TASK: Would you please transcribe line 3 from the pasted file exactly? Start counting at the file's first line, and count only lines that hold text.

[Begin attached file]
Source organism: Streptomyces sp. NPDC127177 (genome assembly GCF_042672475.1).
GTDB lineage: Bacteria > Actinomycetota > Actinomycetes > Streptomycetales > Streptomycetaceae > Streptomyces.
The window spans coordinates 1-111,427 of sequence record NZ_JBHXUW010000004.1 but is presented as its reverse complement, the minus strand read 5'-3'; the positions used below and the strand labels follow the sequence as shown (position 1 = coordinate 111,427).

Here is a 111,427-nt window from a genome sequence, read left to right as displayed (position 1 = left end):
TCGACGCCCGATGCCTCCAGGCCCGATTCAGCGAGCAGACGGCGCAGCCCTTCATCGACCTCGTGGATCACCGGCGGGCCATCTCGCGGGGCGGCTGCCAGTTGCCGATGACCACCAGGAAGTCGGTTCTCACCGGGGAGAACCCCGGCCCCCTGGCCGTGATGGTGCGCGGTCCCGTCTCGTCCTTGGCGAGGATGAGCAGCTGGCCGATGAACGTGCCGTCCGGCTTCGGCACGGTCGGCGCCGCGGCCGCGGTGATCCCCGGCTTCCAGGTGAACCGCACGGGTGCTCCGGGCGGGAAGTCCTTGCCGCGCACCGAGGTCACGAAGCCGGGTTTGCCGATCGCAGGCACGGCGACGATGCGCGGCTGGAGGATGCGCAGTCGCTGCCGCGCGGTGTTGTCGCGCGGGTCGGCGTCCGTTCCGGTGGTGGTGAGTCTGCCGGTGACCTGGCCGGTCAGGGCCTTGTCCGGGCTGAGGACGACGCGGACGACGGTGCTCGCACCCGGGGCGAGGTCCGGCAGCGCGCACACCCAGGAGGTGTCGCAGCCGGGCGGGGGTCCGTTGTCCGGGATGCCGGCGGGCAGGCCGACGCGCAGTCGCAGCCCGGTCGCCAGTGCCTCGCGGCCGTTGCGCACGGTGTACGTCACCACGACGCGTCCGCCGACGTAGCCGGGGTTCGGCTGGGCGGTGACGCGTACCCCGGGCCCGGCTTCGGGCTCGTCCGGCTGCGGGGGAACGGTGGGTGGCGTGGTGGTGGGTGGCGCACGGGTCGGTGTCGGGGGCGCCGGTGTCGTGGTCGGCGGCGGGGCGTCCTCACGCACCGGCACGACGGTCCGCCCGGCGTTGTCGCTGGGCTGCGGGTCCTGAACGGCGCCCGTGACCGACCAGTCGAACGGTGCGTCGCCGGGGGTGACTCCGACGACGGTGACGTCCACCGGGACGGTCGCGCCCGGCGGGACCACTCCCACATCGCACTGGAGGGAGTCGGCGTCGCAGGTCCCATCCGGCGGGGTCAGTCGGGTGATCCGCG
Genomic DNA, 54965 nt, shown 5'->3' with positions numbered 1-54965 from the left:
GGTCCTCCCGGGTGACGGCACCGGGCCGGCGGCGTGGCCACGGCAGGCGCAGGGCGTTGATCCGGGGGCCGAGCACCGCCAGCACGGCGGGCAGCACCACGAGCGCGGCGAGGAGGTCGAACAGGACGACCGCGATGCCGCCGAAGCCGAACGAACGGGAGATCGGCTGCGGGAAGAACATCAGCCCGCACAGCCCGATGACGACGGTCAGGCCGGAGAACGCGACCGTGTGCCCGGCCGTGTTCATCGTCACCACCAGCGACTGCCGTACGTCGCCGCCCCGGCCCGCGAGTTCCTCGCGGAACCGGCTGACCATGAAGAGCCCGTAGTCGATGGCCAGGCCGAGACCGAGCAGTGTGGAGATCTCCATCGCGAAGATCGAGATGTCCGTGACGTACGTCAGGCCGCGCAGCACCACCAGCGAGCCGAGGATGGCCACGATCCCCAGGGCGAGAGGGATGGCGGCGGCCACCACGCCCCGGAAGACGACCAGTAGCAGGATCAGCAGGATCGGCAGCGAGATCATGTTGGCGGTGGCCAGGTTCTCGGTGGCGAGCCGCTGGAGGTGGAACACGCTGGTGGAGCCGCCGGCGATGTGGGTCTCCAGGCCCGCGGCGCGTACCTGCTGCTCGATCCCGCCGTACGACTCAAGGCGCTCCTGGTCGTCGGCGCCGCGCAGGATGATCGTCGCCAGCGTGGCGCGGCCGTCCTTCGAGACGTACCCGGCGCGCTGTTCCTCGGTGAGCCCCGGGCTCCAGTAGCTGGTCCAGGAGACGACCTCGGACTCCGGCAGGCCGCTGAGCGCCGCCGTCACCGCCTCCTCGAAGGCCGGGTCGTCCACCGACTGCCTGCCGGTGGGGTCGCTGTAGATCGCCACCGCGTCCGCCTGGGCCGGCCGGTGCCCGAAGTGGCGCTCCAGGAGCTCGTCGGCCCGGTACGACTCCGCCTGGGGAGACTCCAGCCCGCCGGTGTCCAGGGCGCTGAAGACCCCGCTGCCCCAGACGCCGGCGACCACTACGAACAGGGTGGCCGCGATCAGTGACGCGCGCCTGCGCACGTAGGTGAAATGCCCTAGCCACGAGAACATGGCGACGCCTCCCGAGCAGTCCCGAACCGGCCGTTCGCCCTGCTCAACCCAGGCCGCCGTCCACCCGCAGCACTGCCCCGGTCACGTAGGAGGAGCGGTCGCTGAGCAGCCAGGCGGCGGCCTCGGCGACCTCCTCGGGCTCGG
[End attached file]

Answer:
The window spans coordinates 1-111,427 of sequence record NZ_JBHXUW010000004.1 but is presented as its reverse complement, the minus strand read 5'-3'; the positions used below and the strand labels follow the sequence as shown (position 1 = coordinate 111,427).